Podcast audience growing after years of stagnation

Interesting bit of news related to podcasting this morning.

eMarketer announced that the 2007 podcast audience reached 18.5 million active users. It’s good to take any projection with an ounce of skepticism, but the same study estimates the 2112 podcast audience at 25 million.

When you start segmenting that audience, however, it’s hard to see how the average newspaper podcast garners enough regular listeners to drive sufficient revenue.

That’s no reason not to try, however, but more on that below.

One question not answered by eMarketer is how they define podcast. To many people, podcasts are more than audio shows, but include episodic video as well.

Could video be driving podcast growth?

I know I prefer video “podcasts” to audio, but that could be just me.

Video, however, seems to represent great revenue opportunity because of the larger overall audience for online video and the visual nature of video advertising.

Either way, newspapers should tread lightly here. It’s one thing to take the lo-fi approach with illustrative video, or even periodic story video. It’s an entirely different matter with episodic audio or video.

Any time you expect an audience to develop a habit for a regularly scheduled shows, quality is paramount — and it’s not just production quality. The content must be engaging and the talent behind it must be finely honed. The demand for top-notch on-air audio and video talent will only grow as podcasting grows.

That talent isn’t likely to come from traditional broadcast, because of the more informal nature of online media, which is a mystery to highly trained professionals from traditional media.

In other words, these growth numbers, if true and they hold, represent opportunity for newspaper companies and journalists willing to try new things.

6 thoughts on “Podcast audience growing after years of stagnation

  1. Howard,

    I personally strongly prefer audio podcasts to video and many of the top podcasts on iTunes are audio podcasts. The reason?

    I like to listen to podcasts while I am on the go or while I am doing something else. I might be doing chores in my apartment or listening to a podcast while I work. It’s kind of similar to what many people do with radio.

    There is money to be made with podcasts, but only with good ones. Most newspaper podcasts really suck and have no chance of making money. They suffer from inside the box thinking.

    Like I honestly want a podcast that tells me the biggest stories of the day, but doesn’t actually go into detail about the stories. Podcasts like that are supposed to drive traffic to the actual written stories, but podcasts like that just cause me to never listen again.

    Newspapers need to listen to Buzz Out Loud (http://reviews.cnet.com/8300-11455_7-10.html?tag=cnetfd.pdcst). It’s CNET’s premiere podcast, and it has built quite an audience. It goes over some of the biggest tech stories of the day, but instead of merely just rehashing them (most BOL listeners already know them), it discusses and explains the stories. A lot of tech stories are hard to understand in written form, but having knowledgeable people discuss them can be very helpful.

    I listen to several podcasts regularly. None of them are from newspapers.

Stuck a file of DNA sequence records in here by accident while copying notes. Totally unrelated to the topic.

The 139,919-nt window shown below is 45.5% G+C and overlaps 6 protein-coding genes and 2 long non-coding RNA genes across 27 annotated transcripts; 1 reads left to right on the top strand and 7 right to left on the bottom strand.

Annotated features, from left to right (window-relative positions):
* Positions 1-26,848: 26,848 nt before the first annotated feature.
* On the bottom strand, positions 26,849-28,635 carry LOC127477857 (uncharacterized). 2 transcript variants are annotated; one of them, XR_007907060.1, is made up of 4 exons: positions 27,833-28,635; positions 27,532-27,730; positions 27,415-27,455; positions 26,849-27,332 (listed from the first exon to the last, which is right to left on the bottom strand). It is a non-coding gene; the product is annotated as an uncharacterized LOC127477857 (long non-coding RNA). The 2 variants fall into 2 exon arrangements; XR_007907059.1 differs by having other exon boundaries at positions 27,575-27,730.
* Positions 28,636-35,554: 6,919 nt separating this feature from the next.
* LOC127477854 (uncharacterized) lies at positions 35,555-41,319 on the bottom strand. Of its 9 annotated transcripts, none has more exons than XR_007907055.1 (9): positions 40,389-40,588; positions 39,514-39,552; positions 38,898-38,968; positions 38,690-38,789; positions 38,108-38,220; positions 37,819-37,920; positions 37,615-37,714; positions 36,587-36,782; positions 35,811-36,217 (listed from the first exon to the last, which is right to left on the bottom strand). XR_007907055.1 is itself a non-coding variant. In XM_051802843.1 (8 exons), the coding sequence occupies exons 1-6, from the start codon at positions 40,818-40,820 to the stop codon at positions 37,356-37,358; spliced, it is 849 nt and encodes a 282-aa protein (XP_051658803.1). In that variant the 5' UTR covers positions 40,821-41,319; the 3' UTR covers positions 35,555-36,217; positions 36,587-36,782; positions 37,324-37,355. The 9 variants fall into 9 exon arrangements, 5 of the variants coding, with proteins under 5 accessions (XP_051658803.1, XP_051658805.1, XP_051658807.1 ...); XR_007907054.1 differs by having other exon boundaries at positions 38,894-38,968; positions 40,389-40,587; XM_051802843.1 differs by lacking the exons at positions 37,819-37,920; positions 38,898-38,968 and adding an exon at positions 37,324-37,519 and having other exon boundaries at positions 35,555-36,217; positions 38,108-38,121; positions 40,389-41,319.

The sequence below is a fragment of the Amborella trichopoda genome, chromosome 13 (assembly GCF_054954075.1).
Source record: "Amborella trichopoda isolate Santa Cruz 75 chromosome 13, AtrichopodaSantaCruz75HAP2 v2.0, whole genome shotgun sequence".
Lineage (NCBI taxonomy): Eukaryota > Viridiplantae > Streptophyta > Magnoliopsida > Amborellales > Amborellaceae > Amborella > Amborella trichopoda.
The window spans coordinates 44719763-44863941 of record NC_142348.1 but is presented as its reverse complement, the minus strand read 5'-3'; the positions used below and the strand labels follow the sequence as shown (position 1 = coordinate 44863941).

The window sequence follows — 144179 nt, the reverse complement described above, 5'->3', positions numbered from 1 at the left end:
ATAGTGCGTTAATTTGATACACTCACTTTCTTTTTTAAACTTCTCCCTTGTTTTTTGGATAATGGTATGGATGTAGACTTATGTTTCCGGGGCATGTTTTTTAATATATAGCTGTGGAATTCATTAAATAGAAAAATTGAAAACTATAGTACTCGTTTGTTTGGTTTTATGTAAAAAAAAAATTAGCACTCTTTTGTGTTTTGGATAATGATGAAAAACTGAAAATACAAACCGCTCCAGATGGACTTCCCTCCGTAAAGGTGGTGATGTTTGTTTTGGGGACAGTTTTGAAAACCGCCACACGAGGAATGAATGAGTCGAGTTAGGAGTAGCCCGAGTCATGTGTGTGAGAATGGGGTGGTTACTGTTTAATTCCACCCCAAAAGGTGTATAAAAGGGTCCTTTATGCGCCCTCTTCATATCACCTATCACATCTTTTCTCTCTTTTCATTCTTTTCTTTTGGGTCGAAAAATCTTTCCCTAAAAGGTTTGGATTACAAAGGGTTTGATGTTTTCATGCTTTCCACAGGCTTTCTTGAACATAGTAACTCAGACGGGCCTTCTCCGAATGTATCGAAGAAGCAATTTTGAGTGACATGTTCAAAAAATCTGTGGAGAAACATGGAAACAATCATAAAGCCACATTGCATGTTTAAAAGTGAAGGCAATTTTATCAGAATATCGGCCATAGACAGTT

2. Personally, I love the odd video peppering my (mostly) audio podcasts. Podcasting does not equal radio, it’s a different medium and has it’s own ideal uses.

  3. I’ll echo Pat Thornton in expressing my preference for audio podcasts over video, for much the same reason. I use my iPod primarily while driving, while riding my bike, or while at the gym. Hard to watch video in any of those instances.

    I’ve tried newspaper podcasts over the last two years, and unsubscribed from all but one: New York Times Music Popcast. It’s the only newspaper podcast I’ve experienced that strikes me as leveraging the medium to any significant degree. But I also have to admit that news headline podcasts don’t do anything for me (with apologies to Amy Gahran, who incidentally reecntly wrote some good recommendations for improving newspaper podcasts). My preferred podcast genres intersect quite directly with my music, food and sports passions.

    Maybe the lack of newspaper podcasts that tap into such passions is more of an indictment of our newsroom cultures than I’d previously realized. Perhaps in addition to creating more content that is useful and helpful to the everyday lives of our readers, we also need to better tap into their passions — via podcast or otherwise.

  4. I think these comments are getting at something important that is often overlooked: The pod. You can’t expect people to download headlines and sit in front of a computer to listen to “radio.” Podcasts have always been for a specific audience with a specific purpose: Time-shifting thoughtful entertainment to a part of their day when they’re on the move, jogging, working out, between classes, on the subway. It’s not efficient to download and time-shift breaking news headlines once in the morning for listening to later in the day.

    It would be good to think of this with print as well: In what part of the day do your readers want to pick you up, and what else do they have in their hands at that moment?

  5. I also echo Pat’s comments about preferring audio over video podcasts. I listen to two or three news podcasts in morning while checking my e-mail and Google Reader, eating breakfast, etc. before I go to class or the newsroom.

  6. How to predict the growth of something we can’t measure? Podcast is download, no more than “hits”. i m afraid nobody can give any proof of the real usage.

Leave a Reply